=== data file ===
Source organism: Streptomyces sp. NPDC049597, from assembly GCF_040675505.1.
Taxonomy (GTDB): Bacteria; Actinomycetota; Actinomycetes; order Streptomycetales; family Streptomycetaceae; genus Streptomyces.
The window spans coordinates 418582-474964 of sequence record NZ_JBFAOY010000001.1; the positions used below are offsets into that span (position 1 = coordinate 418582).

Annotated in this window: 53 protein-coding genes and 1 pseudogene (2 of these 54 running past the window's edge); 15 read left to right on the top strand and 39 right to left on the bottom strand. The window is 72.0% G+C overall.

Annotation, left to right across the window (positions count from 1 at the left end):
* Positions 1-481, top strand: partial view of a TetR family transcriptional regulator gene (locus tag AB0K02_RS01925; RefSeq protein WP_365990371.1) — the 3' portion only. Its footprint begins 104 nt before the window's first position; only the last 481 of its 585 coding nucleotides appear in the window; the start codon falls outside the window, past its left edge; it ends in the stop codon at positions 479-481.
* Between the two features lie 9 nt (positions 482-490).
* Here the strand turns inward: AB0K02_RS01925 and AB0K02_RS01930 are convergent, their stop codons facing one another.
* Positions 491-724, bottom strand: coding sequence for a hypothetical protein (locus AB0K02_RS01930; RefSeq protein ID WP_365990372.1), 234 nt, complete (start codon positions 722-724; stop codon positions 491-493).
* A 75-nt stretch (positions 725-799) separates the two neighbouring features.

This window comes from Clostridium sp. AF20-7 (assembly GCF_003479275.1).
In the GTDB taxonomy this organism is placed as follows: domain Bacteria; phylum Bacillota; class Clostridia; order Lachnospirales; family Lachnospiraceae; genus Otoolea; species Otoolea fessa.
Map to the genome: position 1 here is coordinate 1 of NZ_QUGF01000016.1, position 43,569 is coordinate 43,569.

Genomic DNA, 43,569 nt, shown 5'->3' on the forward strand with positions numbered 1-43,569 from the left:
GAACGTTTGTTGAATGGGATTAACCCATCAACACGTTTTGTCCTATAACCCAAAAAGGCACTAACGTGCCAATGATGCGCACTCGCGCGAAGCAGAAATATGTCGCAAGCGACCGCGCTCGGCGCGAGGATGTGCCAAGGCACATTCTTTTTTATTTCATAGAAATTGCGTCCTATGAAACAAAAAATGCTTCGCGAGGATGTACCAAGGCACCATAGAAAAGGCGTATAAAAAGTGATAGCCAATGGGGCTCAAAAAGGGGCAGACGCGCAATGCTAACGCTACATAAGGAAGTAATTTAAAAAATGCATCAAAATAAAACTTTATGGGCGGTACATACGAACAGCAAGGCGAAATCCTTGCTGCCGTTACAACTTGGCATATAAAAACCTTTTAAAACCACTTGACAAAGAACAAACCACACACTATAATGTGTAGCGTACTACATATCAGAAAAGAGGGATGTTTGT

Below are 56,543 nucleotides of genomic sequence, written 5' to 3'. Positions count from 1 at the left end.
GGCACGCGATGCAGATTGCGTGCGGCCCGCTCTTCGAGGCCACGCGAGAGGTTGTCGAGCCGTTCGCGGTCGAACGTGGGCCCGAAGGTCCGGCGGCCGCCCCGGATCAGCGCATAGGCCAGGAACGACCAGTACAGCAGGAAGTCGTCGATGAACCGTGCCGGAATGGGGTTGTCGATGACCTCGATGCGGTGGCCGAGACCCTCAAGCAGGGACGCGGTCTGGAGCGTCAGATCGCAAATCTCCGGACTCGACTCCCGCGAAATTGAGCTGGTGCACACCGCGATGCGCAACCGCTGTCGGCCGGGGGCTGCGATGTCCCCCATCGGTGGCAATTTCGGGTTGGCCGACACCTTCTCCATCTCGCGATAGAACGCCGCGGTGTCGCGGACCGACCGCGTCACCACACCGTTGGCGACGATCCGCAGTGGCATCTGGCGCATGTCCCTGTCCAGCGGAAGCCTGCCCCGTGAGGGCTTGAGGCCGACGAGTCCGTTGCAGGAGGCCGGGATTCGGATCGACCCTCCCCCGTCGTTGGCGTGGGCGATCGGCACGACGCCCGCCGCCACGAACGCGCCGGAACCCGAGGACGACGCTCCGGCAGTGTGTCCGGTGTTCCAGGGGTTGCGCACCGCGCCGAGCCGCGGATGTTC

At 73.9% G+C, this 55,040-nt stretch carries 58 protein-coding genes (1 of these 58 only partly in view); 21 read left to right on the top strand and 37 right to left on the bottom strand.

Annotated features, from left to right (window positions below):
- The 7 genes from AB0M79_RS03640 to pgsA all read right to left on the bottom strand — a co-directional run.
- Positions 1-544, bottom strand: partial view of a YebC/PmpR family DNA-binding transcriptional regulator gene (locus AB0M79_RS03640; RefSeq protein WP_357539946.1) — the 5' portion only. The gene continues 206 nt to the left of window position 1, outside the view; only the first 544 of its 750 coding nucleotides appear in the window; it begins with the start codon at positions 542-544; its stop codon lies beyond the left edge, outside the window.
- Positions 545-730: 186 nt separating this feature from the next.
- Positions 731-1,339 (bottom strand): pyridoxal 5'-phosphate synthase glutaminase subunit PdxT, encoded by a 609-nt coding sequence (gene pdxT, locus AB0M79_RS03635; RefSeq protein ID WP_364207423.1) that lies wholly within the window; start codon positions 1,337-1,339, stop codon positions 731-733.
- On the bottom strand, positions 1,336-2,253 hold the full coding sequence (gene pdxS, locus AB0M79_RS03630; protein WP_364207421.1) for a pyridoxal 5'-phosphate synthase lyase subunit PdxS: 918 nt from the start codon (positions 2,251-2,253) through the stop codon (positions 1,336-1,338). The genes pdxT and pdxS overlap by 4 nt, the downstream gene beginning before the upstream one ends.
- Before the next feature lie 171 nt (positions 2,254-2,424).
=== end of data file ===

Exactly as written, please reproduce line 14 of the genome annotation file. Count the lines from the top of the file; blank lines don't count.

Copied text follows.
Genomic DNA, 43,569 nt, shown 5'->3' on the forward strand with positions numbered 1-43,569 from the left: